Quality Challenges in Rural Communities


In a few short weeks the Rural Nursing Organization will sponsor their annual conference
on quality health care in the rural environment. What do we really by the term quality? The U.S.
Institute of Medicine (IOM) defines "quality" as: the degree to which health services for
individuals and populations increase the likelihood of desired health outcomes and are consistent
with current professional knowledge. IOM released the report, "Crossing the Quality Chasm: A
New Health System for the 21st Century" (IOM, 2001) calling for fundamental reform of the
U.S. health care system. This report identified six aims for health care quality improvement: safe,
effective, patient-centered, timely, efficient, and equitable. These six aims are just as appropriate
in a rural environment as they are in an urban setting. They are also appropriate across all levels
of prevention and across a variety of health care settings. To accomplish these aims in the rural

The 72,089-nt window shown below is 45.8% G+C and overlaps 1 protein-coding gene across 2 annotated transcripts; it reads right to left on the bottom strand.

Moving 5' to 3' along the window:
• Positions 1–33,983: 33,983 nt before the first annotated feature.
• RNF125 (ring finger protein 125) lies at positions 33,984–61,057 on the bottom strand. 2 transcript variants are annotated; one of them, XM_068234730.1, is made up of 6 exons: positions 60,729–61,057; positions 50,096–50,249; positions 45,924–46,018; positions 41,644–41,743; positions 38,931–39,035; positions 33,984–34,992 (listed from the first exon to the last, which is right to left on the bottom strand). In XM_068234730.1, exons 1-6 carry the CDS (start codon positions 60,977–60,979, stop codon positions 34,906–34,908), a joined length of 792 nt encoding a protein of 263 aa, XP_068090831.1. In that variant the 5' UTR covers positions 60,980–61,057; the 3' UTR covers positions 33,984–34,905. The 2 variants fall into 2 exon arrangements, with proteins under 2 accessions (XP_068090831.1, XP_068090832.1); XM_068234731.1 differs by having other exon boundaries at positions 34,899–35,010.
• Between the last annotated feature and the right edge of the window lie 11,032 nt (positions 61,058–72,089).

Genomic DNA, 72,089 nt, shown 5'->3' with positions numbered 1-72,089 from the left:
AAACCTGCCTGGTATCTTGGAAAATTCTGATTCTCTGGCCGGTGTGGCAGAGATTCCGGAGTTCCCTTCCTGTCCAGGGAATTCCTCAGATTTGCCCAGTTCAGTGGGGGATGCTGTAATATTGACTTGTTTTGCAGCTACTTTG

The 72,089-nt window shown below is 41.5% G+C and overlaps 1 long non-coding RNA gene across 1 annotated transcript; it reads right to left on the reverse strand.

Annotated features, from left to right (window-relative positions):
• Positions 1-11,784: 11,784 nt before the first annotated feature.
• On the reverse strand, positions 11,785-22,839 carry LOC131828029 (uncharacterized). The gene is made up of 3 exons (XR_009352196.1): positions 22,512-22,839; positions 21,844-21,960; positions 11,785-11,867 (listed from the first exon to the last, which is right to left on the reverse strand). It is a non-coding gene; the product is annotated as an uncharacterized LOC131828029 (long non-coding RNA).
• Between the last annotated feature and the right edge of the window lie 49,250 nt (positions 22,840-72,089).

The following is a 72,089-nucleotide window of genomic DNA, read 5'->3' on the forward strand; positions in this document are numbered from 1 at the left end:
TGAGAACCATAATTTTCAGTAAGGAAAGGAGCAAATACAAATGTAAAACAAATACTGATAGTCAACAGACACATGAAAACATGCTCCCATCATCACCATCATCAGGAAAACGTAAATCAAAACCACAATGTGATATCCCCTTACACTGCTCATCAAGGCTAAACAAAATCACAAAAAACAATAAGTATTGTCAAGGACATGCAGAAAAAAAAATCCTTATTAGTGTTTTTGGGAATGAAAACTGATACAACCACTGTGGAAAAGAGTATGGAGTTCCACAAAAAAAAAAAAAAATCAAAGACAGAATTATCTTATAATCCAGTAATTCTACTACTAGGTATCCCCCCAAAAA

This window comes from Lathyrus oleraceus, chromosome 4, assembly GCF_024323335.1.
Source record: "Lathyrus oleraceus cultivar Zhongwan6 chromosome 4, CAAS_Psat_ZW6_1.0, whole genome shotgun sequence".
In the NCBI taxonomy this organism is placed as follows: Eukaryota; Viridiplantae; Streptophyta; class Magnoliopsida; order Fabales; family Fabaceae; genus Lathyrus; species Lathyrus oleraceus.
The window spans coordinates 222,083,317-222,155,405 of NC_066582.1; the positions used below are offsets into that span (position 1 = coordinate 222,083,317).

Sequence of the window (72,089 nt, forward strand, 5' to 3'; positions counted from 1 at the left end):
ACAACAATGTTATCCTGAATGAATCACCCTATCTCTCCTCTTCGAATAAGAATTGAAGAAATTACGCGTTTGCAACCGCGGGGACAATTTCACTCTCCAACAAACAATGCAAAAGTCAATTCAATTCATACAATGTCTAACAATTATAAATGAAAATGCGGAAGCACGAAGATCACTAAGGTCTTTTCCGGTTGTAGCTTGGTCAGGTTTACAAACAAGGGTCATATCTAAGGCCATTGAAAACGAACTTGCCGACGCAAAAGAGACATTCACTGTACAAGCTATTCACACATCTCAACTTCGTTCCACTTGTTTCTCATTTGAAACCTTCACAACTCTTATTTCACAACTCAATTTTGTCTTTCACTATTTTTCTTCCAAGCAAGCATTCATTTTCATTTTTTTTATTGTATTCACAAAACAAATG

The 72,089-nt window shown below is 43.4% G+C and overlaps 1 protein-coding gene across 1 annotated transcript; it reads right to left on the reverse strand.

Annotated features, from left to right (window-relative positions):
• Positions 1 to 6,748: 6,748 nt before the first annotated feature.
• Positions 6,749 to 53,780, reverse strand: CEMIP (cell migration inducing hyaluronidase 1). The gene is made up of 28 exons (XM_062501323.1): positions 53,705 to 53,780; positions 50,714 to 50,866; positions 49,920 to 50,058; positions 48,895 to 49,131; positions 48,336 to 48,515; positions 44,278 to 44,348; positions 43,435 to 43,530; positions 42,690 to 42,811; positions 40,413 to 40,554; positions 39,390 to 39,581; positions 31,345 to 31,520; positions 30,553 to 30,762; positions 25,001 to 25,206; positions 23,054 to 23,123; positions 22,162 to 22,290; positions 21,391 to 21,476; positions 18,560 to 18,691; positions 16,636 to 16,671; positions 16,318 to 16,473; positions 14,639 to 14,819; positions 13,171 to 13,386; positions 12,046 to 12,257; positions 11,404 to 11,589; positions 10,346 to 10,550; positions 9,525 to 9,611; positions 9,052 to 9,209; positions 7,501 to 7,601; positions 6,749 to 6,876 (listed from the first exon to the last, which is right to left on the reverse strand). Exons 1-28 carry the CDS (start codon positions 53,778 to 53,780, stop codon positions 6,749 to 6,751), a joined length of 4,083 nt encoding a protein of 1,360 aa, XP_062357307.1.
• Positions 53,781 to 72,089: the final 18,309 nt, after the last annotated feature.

environment The IOM in their report, "Quality Through Collaboration: The Future of Rural
Health Care" (IOM, 2004) identified a five point strategy for rural communities:
• Adopt an integrated, prioritized approach to addressing both personal and
population health needs at the community level;
• Establish a stronger quality improvement support structure to assist rural health
systems and professionals in acquiring knowledge and tools to improve quality;
• Enhance the human resource capacity of rural communities, including the
education, training, and deployment of health care professionals, and the
preparedness of rural residents to engage actively in improving their health and
health care;
• Monitor rural health care systems to ensure that they are financially stable and
provide assistance in securing the necessary capital for system redesign; and
• Invest in building an information and communications technology (ICT)
infrastructure, which has enormous potential to enhance health and health care
over the coming decades

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